Third: Logically, leaving social justice as the sole remit of Humanism or a Humanist Movement makes that movement something else entirely. In fact: it just removes Humanism from the field, with that well funded low-tax heresy of Christianity going unchallenged by Humanism. Making social justice our sole concern takes us right back to a world we’ve already seen — just before Humanism emerged! The world of the Middle Ages in which a singular religion governed that remit (and all else.) Where charity and military training worked, sort of; but hardly progress in other matters was quite slow. Then humanism shook that system up, leading to sharply higher growth in total social goods as science took hold, and as the Churches grip on education (such as the Augustine scholars grip on British Universities that Francis Bacon decried) was destroyed.

Does the possibility of a regression in values like that sound silly? Then you really haven’t followed the power of the religious right in the U.S. over the last many decades. Superficially religious “morality” has been used again and again to smash up anything remotely smacking of “socialism” or “social” help. Ronald Regan blocking any funding for AIDS research, and dubbing ketchup a “vegetable” where poor children were concerned was just the start. Homelessness and the Religious Politics shot up together, and for a reason. So I can’t help but think that to provide no resistance to the idea of religious supremacy in law is the mother of all bad ideas. Codependency to all the wrong trends. It’s exactly this law and the politics supporting it that have cramped social justice in order to reduce corporate tax burdens (and allow profits to leave for tax havens overseas.) No legal resistance, and no assertion of the rights of those who prefer reasoned or felt ethics to richly funded pseudo-Christian low-tax-theology just means an expansion of homelessness; not improvement. As individuals, we all need to help — but we need to help wisely, and not even attempting to contest the moral high ground is not going to be helpful in the long run.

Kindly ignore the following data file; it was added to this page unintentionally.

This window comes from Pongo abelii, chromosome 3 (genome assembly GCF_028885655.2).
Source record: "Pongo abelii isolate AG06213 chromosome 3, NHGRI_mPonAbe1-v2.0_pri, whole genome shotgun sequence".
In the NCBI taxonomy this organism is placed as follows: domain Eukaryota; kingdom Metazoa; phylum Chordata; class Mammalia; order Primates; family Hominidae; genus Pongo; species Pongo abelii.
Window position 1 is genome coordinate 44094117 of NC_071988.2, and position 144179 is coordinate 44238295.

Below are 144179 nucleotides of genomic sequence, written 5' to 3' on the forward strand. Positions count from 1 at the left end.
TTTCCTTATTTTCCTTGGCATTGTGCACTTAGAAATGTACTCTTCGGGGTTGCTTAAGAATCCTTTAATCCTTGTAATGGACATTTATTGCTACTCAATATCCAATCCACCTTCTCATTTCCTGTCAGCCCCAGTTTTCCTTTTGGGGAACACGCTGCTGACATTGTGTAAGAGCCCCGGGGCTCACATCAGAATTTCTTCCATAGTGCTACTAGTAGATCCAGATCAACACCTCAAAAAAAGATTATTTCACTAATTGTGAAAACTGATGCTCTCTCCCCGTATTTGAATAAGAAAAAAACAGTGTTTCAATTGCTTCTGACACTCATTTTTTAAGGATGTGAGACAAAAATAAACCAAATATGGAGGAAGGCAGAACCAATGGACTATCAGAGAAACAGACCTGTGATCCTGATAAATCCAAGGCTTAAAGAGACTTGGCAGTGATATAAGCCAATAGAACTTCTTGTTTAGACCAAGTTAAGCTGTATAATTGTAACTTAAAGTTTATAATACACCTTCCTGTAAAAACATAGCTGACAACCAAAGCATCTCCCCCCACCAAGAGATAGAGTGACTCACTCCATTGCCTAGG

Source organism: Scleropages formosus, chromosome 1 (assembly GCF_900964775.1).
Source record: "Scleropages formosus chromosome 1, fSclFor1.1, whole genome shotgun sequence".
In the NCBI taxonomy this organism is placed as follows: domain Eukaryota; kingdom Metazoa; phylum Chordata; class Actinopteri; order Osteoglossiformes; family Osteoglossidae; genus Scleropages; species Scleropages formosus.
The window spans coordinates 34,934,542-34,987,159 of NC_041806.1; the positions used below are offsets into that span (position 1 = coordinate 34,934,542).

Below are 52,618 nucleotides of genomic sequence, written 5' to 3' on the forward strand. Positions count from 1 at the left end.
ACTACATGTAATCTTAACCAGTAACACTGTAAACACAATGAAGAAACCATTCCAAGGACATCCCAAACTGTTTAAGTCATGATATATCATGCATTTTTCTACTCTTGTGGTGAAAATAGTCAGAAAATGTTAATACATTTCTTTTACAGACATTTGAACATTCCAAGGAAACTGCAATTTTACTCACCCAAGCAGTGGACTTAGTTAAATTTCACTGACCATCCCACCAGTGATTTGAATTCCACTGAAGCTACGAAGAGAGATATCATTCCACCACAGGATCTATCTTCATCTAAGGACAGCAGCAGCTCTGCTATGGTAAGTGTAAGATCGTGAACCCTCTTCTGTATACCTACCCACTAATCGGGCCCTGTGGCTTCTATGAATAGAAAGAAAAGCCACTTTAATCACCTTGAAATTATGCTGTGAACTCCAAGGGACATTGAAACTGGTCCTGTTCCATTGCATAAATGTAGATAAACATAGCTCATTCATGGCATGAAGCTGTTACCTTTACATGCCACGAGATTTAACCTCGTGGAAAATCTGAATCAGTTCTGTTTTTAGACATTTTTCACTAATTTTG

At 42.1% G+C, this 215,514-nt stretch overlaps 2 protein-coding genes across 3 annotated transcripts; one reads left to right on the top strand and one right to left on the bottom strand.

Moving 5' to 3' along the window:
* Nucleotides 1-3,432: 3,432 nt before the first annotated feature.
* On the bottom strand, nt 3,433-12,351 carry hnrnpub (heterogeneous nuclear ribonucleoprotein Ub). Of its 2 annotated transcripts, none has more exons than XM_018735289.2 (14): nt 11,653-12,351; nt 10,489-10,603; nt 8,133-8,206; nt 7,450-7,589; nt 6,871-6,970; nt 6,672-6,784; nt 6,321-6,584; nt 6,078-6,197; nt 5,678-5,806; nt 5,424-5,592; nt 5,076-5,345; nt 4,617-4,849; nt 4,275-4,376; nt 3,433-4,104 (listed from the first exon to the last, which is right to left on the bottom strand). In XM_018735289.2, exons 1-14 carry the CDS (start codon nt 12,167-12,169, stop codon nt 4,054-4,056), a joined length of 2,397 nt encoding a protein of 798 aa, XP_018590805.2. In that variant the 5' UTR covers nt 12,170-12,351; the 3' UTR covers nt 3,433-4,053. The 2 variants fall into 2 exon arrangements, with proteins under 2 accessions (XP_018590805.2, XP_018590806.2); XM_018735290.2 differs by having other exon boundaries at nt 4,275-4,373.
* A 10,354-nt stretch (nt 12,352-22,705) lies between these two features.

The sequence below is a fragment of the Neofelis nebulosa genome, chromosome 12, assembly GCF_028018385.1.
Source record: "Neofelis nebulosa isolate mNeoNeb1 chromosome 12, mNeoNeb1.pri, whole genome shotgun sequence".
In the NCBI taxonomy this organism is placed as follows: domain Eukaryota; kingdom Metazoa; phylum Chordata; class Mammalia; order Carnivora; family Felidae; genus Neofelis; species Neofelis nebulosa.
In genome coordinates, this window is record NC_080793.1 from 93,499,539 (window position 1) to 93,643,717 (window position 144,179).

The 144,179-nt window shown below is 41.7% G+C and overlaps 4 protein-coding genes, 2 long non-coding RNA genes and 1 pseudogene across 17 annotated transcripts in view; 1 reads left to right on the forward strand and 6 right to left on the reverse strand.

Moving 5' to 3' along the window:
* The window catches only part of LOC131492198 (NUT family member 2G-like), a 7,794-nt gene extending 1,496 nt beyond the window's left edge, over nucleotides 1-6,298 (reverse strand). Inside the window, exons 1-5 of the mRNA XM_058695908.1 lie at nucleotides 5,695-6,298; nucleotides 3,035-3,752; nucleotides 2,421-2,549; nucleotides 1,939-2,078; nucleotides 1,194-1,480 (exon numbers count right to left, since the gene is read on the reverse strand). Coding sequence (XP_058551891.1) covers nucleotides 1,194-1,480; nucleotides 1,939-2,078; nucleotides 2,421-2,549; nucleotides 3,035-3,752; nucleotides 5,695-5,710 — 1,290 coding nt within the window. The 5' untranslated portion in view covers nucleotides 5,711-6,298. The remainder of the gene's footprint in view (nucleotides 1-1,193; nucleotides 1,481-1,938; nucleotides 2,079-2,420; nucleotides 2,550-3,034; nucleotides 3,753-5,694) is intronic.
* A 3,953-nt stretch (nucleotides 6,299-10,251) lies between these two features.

At a minimum, ceding moral high ground to religious claims to guide law, rights and policy frees the religious right in both Canada and the U.S., to use an apparent monopoly on moral suasion to help it squash government action/redress re social justice issues. That’s what’s been happening, especially South of us, but also under Harper. It’s the opposite of what a humanist movement should do AND is likely to backfire. If being a humanist is such a trivial distinction that the Humanist Movement can wholly dedicate itself to social justice, then it shouldn’t exist; its members should join a different society directly addressing those needs and distributing sandwiches (etc) instead.